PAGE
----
This is an ode to campus daycare. Pick your own wildly positive metaphor: I won the child care lottery, can tell the Cinderella story, will fly high the banner of Hildegard Marsden Cooperative Day Nursery.
For 40 months, since my daughter was 11 months old, until the end of August, just before she starts junior kindergarten, she was enrolled in campus daycare. The staff was well-trained, kind, fun, and personable. The meals were supervised by a trained dietician, prepared on-site by a part-time cook, from a six-week rotating menu that varied from season to season. The hours were great, the location fantastic–a 15 minute walk from my office, a 10 minute walk from Daddy’s office. It was accessible by bus, which allowed us to remain a one-car family. It was close enough to the office that sudden weather closures or even more sudden fevers could be addressed immediately.
She learned her alphabet, her manners, a million songs, how to play well with other children, how to bond with adults who were not us. She came home every day full of stories and hugs for us, and with inventive crafts to cover every magnetized surface in the house. There were field trips, and French lessons, and visits from the librarian. There was curriculum, and there was 2 hours of outdoor play every single day. There were naps and bandaids and–on the last Friday of the month!–cupcakes.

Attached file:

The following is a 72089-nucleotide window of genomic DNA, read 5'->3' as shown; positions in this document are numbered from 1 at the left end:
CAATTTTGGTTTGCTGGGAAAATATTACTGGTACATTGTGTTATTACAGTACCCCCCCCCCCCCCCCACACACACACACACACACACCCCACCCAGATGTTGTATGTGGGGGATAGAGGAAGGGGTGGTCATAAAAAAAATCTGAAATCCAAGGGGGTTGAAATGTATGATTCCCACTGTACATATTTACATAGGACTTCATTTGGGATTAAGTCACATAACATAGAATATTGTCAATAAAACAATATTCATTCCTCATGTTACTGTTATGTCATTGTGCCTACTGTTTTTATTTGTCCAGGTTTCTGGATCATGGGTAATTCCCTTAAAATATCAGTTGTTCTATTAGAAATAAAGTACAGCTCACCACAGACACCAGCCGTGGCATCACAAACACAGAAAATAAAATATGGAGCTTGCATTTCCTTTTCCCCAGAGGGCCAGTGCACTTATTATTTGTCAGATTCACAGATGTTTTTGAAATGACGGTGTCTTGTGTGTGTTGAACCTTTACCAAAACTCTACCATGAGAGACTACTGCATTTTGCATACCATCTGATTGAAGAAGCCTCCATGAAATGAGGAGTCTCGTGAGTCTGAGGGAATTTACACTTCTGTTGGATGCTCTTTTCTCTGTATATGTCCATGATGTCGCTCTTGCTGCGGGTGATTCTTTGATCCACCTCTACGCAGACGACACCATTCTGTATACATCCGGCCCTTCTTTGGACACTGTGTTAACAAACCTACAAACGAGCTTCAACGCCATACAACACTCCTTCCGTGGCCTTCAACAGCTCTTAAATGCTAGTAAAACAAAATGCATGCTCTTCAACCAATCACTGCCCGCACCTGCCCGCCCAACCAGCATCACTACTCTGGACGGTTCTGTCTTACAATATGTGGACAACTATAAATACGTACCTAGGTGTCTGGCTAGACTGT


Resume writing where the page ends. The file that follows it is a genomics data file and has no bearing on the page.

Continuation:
What a wonderful, wonderful boon this was, to all of us. This safe, loving, healthy environment for our girl, so close to our workplaces, allowed our family to grow and develop, allowed all of us to have the security and confidence enough to develop as our own selves–a little girl getting bigger every day, an assistant professor deeply invested in her work, an academic administrator in charge of huge numbers of files and details and work.
Daycare on campus was an unalloyed good for us. I cried when we emptied out her cubby for the last time yesterday.
Every one who wants it should have access to this kind and this quality of care during the hours in which they choose to–or have to–work. Too many parents are turned away from these daycares for reasons of space. Many others, even if they were lucky enough to get the phone call offering an open spot, can’t afford to pay the fees that sustain trained staff and a healthy environment.
We were incredibly lucky to secure her a spot in the infant room at the end of our parental leave: on this campus of more than 29,000 students, 1000 faculty members, and 2200 staff there’s only room for 10 infants. We put her on the waiting list before I told my department chair I was pregnant: she was “Baby Barber,” sex TBA, on the pre-enrolment form. Never mind that for six months, the fees we paid ($1045) were higher than our mortgage ($991).
Let me be perfectly clear: I could not be the professor that I am if it were not for the support this daycare offered to my family.
An equitable campus provides for the children of its community. All of its community, and all the children who want it, and for less than the cost of a mortgage payment every month.
So this is an ode to my daycare, and a lament, I guess for the rest of you, who never made it to the top of the waiting list before your kids started high school.